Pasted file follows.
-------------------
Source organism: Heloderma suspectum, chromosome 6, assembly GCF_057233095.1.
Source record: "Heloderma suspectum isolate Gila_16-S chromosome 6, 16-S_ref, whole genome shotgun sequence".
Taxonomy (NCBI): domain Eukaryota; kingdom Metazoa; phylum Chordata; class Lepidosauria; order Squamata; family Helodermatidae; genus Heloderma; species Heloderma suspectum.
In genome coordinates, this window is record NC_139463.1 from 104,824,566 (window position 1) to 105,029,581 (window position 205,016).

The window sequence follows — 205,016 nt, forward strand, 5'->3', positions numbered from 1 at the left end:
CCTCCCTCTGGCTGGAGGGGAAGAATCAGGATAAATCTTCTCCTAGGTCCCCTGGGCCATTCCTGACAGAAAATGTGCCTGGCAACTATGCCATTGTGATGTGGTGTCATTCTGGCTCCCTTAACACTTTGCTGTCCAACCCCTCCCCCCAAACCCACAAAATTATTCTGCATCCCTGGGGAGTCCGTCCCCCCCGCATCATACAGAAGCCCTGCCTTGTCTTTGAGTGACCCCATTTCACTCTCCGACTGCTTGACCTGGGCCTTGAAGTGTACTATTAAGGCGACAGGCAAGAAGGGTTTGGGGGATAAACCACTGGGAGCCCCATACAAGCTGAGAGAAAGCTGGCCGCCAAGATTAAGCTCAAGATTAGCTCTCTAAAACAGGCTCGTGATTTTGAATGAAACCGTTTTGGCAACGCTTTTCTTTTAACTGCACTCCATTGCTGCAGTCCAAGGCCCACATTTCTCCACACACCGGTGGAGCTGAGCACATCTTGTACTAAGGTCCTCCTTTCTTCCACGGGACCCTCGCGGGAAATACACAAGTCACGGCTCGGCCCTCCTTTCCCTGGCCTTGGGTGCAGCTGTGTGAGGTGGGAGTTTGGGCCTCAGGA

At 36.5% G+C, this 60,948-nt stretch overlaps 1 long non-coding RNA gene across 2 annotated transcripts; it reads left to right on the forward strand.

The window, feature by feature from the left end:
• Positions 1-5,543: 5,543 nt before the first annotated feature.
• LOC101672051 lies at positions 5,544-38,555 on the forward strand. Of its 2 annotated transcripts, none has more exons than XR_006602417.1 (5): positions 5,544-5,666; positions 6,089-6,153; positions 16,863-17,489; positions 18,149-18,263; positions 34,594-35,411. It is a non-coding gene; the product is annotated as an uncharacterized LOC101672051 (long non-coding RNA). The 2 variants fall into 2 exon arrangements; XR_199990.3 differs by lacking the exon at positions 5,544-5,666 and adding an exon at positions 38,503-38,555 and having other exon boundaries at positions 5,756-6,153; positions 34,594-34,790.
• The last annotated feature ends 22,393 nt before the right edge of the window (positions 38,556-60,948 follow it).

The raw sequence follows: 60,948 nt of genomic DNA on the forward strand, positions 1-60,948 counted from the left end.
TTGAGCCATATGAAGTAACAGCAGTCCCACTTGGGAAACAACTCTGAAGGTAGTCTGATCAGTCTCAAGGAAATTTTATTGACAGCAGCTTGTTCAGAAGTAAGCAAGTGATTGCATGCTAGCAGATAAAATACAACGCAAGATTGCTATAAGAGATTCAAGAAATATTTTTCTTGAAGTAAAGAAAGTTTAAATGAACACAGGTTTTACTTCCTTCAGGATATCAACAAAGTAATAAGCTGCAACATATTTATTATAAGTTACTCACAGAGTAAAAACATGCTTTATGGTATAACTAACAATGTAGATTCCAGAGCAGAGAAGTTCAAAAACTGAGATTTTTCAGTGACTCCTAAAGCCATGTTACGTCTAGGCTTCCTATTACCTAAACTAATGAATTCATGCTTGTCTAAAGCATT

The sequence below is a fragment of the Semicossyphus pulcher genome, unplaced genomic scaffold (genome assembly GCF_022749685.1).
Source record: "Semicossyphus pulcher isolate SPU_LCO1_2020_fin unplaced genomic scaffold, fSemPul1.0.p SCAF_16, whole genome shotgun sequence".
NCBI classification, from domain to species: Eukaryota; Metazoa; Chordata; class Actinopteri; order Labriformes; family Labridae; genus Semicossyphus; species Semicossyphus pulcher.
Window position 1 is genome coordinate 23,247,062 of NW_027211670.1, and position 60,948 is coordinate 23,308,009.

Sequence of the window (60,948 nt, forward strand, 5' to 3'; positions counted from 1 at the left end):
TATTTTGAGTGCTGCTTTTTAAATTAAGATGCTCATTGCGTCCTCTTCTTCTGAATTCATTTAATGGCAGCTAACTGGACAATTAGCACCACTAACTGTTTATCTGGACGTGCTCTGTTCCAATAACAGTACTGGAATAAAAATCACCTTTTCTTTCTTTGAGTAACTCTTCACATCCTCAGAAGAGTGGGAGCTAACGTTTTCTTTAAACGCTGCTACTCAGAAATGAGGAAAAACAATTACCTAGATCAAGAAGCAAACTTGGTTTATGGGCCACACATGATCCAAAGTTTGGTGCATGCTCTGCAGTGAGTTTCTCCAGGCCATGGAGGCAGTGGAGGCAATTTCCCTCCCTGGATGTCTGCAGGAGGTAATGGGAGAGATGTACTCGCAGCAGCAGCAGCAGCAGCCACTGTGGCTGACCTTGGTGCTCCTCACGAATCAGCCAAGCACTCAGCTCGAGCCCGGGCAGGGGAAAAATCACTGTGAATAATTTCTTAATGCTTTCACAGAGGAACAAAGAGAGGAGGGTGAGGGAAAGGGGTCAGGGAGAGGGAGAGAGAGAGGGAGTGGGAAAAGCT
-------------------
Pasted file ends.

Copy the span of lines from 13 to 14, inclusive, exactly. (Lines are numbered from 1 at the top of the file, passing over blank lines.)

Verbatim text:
TTGAGCCATATGAAGTAACAGCAGTCCCACTTGGGAAACAACTCTGAAGGTAGTCTGATCAGTCTCAAGGAAATTTTATTGACAGCAGCTTGTTCAGAAGTAAGCAAGTGATTGCATGCTAGCAGATAAAATACAACGCAAGATTGCTATAAGAGATTCAAGAAATATTTTTCTTGAAGTAAAGAAAGTTTAAATGAACACAGGTTTTACTTCCTTCAGGATATCAACAAAGTAATAAGCTGCAACATATTTATTATAAGTTACTCACAGAGTAAAAACATGCTTTATGGTATAACTAACAATGTAGATTCCAGAGCAGAGAAGTTCAAAAACTGAGATTTTTCAGTGACTCCTAAAGCCATGTTACGTCTAGGCTTCCTATTACCTAAACTAATGAATTCATGCTTGTCTAAAGCATT

The sequence below is a fragment of the Semicossyphus pulcher genome, unplaced genomic scaffold (genome assembly GCF_022749685.1).